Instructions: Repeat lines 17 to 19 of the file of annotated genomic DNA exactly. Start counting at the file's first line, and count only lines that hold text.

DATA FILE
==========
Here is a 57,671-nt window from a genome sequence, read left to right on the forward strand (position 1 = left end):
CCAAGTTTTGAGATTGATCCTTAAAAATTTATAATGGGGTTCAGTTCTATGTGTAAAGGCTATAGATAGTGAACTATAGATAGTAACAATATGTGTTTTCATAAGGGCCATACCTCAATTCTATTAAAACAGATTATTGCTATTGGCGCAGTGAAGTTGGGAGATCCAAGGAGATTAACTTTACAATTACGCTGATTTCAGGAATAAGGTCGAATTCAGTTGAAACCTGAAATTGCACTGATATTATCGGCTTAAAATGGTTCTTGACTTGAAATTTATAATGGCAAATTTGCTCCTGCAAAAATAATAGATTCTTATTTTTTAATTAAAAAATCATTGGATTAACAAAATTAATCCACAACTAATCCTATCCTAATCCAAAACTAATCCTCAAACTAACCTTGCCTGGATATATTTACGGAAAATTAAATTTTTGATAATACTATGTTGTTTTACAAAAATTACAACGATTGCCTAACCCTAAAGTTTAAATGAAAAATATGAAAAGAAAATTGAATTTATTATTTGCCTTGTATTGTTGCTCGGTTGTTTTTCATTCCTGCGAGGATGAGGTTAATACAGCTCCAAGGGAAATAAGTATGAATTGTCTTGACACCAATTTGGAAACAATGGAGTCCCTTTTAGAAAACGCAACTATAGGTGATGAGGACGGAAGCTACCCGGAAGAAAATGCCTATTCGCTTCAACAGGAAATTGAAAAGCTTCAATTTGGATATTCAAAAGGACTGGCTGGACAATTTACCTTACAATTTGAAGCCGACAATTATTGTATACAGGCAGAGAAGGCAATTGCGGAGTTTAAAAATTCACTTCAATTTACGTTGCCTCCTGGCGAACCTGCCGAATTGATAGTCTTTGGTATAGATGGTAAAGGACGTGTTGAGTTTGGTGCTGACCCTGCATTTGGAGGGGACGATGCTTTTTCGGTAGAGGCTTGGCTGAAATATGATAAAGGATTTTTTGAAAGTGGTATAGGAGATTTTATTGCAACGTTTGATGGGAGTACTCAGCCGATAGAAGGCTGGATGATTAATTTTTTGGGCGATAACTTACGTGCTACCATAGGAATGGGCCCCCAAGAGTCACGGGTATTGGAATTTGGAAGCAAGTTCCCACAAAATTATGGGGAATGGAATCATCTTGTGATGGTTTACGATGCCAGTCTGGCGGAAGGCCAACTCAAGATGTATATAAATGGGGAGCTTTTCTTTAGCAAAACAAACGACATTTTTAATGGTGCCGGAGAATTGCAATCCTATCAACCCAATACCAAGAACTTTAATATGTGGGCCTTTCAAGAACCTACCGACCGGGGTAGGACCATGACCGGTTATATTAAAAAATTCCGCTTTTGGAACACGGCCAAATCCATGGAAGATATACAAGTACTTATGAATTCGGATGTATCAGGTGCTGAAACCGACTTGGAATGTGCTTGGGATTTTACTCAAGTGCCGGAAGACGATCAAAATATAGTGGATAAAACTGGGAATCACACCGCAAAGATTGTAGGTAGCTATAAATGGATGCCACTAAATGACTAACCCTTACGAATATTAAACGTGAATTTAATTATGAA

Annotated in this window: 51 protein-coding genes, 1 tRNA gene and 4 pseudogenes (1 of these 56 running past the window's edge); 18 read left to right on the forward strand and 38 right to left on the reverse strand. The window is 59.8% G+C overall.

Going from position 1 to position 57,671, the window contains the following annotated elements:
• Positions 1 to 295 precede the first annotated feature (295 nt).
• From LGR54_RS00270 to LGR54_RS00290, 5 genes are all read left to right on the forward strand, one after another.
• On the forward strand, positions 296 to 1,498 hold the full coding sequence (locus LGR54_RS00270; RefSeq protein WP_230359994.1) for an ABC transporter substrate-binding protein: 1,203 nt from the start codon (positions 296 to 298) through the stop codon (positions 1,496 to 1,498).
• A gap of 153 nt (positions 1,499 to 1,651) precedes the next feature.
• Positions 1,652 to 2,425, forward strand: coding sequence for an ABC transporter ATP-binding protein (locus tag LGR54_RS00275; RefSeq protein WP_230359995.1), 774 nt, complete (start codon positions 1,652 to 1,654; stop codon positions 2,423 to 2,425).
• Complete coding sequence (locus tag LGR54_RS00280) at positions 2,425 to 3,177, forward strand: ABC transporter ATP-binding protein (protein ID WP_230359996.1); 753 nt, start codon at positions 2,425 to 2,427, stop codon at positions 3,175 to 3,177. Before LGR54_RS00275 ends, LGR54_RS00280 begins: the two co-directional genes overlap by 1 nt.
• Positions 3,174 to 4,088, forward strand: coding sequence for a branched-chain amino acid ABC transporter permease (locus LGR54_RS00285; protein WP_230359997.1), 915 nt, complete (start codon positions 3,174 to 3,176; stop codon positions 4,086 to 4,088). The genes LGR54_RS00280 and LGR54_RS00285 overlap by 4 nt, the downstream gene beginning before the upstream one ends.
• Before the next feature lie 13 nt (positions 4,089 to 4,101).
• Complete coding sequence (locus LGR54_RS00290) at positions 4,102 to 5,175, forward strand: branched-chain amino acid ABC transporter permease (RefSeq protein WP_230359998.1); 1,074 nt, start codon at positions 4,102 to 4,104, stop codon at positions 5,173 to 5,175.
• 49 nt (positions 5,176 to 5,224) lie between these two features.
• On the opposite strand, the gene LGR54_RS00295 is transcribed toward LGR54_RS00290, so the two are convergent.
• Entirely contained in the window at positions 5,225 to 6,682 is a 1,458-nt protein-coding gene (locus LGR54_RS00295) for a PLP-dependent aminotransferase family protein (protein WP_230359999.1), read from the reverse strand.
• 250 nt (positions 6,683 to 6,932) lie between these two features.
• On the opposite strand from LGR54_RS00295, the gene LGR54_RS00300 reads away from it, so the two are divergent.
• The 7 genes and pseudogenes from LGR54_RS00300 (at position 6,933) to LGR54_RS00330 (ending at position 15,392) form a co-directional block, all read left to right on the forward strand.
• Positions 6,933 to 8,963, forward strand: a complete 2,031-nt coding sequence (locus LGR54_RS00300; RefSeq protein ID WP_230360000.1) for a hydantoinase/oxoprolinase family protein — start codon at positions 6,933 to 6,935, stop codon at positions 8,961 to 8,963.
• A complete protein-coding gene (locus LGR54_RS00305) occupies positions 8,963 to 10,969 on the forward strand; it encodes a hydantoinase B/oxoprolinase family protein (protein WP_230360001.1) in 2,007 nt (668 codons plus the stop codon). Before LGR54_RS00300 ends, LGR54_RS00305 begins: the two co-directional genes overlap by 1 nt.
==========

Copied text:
• 250 nt (positions 6,683 to 6,932) lie between these two features.
• On the opposite strand from LGR54_RS00295, the gene LGR54_RS00300 reads away from it, so the two are divergent.
• The 7 genes and pseudogenes from LGR54_RS00300 (at position 6,933) to LGR54_RS00330 (ending at position 15,392) form a co-directional block, all read left to right on the forward strand.